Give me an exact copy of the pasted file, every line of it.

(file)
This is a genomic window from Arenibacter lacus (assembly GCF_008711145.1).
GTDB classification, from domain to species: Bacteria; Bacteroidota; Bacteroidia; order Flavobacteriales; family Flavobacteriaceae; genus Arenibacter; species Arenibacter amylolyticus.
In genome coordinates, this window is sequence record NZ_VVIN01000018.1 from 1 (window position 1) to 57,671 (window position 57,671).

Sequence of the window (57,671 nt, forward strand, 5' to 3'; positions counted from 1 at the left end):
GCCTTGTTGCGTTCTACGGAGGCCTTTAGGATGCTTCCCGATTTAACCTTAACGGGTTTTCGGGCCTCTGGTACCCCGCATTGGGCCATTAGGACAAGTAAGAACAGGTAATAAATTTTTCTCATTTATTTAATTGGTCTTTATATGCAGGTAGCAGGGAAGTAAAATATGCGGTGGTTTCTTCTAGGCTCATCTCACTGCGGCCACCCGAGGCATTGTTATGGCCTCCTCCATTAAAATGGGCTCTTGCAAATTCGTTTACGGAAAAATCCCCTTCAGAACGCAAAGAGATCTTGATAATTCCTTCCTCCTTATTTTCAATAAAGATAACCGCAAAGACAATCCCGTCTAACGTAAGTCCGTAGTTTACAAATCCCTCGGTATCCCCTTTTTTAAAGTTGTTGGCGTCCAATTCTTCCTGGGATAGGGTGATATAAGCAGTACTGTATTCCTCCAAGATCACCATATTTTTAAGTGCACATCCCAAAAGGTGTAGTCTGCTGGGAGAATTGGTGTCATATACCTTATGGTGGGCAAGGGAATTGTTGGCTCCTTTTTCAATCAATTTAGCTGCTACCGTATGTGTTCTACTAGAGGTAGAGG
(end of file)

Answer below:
This is a genomic window from Arenibacter lacus (assembly GCF_008711145.1).
GTDB classification, from domain to species: Bacteria; Bacteroidota; Bacteroidia; order Flavobacteriales; family Flavobacteriaceae; genus Arenibacter; species Arenibacter amylolyticus.
In genome coordinates, this window is sequence record NZ_VVIN01000018.1 from 1 (window position 1) to 57,671 (window position 57,671).

Sequence of the window (57,671 nt, forward strand, 5' to 3'; positions counted from 1 at the left end):
GCCTTGTTGCGTTCTACGGAGGCCTTTAGGATGCTTCCCGATTTAACCTTAACGGGTTTTCGGGCCTCTGGTACCCCGCATTGGGCCATTAGGACAAGTAAGAACAGGTAATAAATTTTTCTCATTTATTTAATTGGTCTTTATATGCAGGTAGCAGGGAAGTAAAATATGCGGTGGTTTCTTCTAGGCTCATCTCACTGCGGCCACCCGAGGCATTGTTATGGCCTCCTCCATTAAAATGGGCTCTTGCAAATTCGTTTACGGAAAAATCCCCTTCAGAACGCAAAGAGATCTTGATAATTCCTTCCTCCTTATTTTCAATAAAGATAACCGCAAAGACAATCCCGTCTAACGTAAGTCCGTAGTTTACAAATCCCTCGGTATCCCCTTTTTTAAAGTTGTTGGCGTCCAATTCTTCCTGGGATAGGGTGATATAAGCAGTACTGTATTCCTCCAAGATCACCATATTTTTAAGTGCACATCCCAAAAGGTGTAGTCTGCTGGGAGAATTGGTGTCATATACCTTATGGTGGGCAAGGGAATTGTTGGCTCCTTTTTCAATCAATTTAGCTGCTACCGTATGTGTTCTACTAGAGGTAGAGG